Consolidating debt into one payment
If you’re feeling weighed down by several credit card balances, credit card debt consolidation could provide some serious relief from your financial woes.Here’s how credit card consolidation works: You first decide if you want to take out a new loan, open a new credit card, or enroll in a debt management plan (more on that later).Promotional interest rates expire — like 12 months of a 0% APR on a balance transfer card — so make sure you can repay your debt within that time frame. Failing to pay a personal loan as agreed will hurt your credit, so stay on top of your loan payments and work to build up a solid payment history.No matter what credit card consolidation options you’re considering, be sure to ask about any fees you may have to pay and factor those numbers into your decision.Credit card consolidation can affect your credit in many ways, depending on which strategy you choose.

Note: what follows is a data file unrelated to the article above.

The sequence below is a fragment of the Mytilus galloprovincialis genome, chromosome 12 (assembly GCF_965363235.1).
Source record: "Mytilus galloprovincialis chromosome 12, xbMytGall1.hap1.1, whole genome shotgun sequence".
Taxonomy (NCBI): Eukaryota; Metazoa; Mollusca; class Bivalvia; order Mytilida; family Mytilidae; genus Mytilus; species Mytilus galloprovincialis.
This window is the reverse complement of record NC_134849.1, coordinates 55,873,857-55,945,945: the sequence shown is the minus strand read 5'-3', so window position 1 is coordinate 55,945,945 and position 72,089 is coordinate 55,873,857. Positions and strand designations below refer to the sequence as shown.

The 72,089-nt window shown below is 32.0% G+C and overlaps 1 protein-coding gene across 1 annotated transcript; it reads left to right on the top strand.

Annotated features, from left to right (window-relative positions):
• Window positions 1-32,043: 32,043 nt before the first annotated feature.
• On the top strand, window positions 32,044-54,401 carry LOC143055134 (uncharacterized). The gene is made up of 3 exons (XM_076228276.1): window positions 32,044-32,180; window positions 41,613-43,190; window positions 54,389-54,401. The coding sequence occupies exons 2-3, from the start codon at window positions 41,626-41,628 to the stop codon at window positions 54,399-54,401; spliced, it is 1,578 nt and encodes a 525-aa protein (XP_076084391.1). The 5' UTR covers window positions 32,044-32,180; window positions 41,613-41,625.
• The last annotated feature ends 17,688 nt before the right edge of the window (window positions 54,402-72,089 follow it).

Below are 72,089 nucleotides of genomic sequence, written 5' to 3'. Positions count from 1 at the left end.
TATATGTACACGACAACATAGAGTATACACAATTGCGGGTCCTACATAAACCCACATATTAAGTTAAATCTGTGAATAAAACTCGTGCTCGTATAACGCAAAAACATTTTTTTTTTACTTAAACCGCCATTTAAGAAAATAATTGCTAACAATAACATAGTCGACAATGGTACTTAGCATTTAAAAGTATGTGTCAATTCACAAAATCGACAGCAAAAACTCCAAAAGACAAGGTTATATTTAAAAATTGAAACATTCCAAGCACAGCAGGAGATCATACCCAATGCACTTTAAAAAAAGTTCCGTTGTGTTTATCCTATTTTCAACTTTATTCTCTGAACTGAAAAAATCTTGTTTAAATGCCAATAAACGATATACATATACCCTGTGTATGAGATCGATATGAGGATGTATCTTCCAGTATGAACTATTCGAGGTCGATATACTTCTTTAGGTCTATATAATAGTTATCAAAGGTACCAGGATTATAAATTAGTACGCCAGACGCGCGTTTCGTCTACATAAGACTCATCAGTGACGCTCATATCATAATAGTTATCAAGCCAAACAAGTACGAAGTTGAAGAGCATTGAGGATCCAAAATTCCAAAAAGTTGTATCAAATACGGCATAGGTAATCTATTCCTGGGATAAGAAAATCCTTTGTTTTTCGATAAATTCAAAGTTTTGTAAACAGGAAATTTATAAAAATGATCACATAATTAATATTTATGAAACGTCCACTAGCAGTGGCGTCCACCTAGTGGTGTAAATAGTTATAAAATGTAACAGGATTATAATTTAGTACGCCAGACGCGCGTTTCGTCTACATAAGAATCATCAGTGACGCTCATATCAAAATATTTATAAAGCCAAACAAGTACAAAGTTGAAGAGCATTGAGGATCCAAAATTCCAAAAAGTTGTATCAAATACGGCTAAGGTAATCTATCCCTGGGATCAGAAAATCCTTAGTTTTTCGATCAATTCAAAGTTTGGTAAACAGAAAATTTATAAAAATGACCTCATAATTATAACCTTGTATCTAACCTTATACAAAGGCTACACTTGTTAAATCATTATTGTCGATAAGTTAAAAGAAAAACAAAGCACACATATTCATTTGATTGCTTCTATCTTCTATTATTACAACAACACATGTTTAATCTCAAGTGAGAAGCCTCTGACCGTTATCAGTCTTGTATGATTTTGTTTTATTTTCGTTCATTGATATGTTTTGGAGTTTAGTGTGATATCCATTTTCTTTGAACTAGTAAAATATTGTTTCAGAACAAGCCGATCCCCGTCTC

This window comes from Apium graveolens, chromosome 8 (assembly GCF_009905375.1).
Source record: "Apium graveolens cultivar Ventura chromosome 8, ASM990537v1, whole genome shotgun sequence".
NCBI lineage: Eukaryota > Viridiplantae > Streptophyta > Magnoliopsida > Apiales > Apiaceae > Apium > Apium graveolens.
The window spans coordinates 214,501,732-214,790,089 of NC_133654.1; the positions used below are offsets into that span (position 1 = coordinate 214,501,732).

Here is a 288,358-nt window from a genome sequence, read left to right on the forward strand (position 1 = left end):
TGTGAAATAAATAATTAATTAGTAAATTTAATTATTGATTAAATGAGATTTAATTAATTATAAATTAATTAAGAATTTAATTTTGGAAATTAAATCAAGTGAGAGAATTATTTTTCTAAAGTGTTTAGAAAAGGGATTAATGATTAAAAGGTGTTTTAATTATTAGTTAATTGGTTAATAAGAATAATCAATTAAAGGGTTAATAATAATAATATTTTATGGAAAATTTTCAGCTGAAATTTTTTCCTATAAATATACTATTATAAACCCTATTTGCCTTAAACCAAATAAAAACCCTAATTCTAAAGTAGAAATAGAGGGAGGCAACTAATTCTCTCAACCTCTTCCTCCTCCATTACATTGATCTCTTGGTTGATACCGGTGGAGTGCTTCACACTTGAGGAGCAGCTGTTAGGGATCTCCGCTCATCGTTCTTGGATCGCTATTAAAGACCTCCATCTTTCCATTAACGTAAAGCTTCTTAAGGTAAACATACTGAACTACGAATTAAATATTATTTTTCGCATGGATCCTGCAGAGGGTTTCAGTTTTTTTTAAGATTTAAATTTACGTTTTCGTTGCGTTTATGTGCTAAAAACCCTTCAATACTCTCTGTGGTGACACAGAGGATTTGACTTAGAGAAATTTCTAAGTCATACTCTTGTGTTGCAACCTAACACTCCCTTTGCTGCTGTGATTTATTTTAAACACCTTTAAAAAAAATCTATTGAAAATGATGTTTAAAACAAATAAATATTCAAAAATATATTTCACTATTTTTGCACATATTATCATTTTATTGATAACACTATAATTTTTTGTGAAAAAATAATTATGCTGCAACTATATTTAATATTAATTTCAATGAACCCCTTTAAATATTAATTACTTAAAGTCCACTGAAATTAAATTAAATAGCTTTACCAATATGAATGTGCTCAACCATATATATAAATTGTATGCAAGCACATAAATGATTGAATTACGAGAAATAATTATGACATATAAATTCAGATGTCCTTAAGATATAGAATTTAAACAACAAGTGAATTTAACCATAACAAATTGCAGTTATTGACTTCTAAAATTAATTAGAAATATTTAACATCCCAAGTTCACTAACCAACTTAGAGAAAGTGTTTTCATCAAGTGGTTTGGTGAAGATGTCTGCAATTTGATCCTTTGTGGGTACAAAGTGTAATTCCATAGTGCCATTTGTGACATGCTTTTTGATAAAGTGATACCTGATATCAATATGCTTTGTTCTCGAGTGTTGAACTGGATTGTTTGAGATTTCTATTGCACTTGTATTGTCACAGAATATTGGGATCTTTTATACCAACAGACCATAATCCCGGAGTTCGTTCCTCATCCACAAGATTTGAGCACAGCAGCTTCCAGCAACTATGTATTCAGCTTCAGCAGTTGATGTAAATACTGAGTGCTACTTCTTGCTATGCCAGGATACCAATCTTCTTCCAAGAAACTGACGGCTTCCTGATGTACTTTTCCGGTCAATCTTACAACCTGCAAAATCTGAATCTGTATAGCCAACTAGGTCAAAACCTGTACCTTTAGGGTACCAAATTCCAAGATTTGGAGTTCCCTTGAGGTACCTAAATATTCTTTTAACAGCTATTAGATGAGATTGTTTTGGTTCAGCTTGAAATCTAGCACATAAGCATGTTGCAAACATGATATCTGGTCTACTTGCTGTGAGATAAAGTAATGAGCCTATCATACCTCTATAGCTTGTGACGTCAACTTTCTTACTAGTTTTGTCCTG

Credit cards may have a balance transfer fee, so you’ll want to make sure that cost doesn’t outweigh the potential benefit of getting a lower interest rate on your debt. Ask about any loan origination fees, and make sure the loan payment amount is something that easily fits into your budget.Some strategies will be more affordable than others, and your credit card consolidation choices may be limited by your credit standing.